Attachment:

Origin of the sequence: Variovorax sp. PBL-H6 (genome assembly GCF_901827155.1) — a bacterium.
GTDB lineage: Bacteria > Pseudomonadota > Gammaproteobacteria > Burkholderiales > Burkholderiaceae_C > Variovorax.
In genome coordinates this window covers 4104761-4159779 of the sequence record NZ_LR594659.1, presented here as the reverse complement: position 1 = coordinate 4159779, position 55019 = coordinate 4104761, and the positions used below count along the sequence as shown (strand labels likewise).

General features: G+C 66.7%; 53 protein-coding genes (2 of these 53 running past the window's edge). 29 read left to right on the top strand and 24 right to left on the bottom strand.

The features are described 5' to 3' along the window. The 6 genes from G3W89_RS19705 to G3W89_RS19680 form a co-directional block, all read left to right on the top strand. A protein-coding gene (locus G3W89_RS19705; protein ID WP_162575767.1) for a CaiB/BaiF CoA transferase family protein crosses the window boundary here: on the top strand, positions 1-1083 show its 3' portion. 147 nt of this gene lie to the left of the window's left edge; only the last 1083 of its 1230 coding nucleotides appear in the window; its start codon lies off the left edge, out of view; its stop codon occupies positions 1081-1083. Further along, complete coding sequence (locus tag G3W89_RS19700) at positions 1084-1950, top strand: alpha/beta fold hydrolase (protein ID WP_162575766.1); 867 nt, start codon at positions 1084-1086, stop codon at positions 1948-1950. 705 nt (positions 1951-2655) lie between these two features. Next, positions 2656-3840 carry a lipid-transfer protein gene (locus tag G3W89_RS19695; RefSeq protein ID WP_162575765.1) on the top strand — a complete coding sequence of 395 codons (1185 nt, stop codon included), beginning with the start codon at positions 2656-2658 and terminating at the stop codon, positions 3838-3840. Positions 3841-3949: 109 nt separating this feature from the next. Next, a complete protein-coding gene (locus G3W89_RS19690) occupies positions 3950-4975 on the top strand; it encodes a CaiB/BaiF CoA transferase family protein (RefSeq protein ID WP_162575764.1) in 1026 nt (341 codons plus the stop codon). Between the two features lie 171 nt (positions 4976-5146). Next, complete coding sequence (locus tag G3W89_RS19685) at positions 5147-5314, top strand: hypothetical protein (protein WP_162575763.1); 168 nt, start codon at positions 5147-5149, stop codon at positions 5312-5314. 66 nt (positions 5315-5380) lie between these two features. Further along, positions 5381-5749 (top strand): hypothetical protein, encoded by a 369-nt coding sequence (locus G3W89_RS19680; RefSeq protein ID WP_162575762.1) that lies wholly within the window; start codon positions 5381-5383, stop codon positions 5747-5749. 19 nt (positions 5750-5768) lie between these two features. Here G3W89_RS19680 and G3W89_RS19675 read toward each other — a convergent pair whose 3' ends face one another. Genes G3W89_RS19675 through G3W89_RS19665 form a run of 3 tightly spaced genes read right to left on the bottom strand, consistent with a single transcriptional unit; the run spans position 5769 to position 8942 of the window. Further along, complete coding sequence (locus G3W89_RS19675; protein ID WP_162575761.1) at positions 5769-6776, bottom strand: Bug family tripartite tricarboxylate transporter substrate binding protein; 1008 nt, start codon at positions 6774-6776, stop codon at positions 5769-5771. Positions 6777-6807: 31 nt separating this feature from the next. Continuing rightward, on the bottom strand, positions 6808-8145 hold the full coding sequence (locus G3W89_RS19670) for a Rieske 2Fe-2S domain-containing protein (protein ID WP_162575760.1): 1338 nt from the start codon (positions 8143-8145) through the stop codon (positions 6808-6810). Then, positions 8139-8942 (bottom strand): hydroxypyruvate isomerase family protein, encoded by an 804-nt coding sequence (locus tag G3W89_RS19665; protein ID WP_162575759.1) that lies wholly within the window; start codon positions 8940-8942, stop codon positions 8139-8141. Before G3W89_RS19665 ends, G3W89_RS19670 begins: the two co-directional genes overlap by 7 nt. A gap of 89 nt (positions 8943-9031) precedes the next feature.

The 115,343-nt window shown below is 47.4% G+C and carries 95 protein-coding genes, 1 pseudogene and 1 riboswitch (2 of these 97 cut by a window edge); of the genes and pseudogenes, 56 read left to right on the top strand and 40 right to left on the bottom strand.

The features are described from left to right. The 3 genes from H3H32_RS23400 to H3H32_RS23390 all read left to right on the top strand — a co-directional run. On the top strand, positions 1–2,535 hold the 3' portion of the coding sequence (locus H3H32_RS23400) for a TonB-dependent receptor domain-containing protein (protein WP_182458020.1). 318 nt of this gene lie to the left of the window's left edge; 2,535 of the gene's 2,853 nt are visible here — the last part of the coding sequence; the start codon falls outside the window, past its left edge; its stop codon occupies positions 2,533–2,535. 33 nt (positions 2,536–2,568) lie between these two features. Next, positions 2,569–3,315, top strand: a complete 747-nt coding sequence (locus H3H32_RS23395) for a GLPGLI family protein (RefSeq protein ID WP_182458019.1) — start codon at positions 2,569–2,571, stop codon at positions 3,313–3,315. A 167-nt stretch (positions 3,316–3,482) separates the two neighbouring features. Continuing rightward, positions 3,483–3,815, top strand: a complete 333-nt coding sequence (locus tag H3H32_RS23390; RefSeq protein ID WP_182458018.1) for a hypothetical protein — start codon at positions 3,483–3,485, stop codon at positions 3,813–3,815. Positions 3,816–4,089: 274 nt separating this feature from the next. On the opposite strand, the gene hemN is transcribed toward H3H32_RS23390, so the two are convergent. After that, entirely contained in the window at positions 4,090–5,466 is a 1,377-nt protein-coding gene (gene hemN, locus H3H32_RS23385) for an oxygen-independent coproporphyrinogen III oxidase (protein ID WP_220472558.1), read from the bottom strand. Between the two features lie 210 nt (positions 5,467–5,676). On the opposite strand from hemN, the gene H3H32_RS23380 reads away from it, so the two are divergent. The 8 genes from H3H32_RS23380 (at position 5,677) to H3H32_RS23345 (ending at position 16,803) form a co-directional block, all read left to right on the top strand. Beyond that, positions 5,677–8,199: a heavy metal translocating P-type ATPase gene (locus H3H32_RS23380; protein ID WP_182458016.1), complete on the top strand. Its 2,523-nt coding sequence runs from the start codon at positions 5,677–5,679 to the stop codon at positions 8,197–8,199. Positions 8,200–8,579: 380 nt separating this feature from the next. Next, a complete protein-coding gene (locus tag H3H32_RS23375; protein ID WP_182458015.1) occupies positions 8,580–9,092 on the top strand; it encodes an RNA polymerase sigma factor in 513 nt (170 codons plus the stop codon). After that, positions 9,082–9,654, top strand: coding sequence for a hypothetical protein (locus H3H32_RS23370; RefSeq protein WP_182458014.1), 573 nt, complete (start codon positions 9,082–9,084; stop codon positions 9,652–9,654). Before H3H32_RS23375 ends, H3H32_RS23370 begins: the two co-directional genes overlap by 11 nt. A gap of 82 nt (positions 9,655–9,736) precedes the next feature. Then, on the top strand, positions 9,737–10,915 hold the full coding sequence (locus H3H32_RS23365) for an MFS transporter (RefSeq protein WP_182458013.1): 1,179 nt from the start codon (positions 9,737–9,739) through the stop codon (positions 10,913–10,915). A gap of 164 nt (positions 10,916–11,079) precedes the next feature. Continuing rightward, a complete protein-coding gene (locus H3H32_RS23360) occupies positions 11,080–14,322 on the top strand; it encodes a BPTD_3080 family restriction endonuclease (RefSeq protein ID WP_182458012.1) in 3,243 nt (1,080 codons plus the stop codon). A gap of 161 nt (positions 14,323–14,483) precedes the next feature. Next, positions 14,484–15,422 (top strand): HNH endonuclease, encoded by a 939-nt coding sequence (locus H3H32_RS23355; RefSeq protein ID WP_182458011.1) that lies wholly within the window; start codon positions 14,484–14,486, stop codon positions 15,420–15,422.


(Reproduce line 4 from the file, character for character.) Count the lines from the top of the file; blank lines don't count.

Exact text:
General features: G+C 66.7%; 53 protein-coding genes (2 of these 53 running past the window's edge). 29 read left to right on the top strand and 24 right to left on the bottom strand.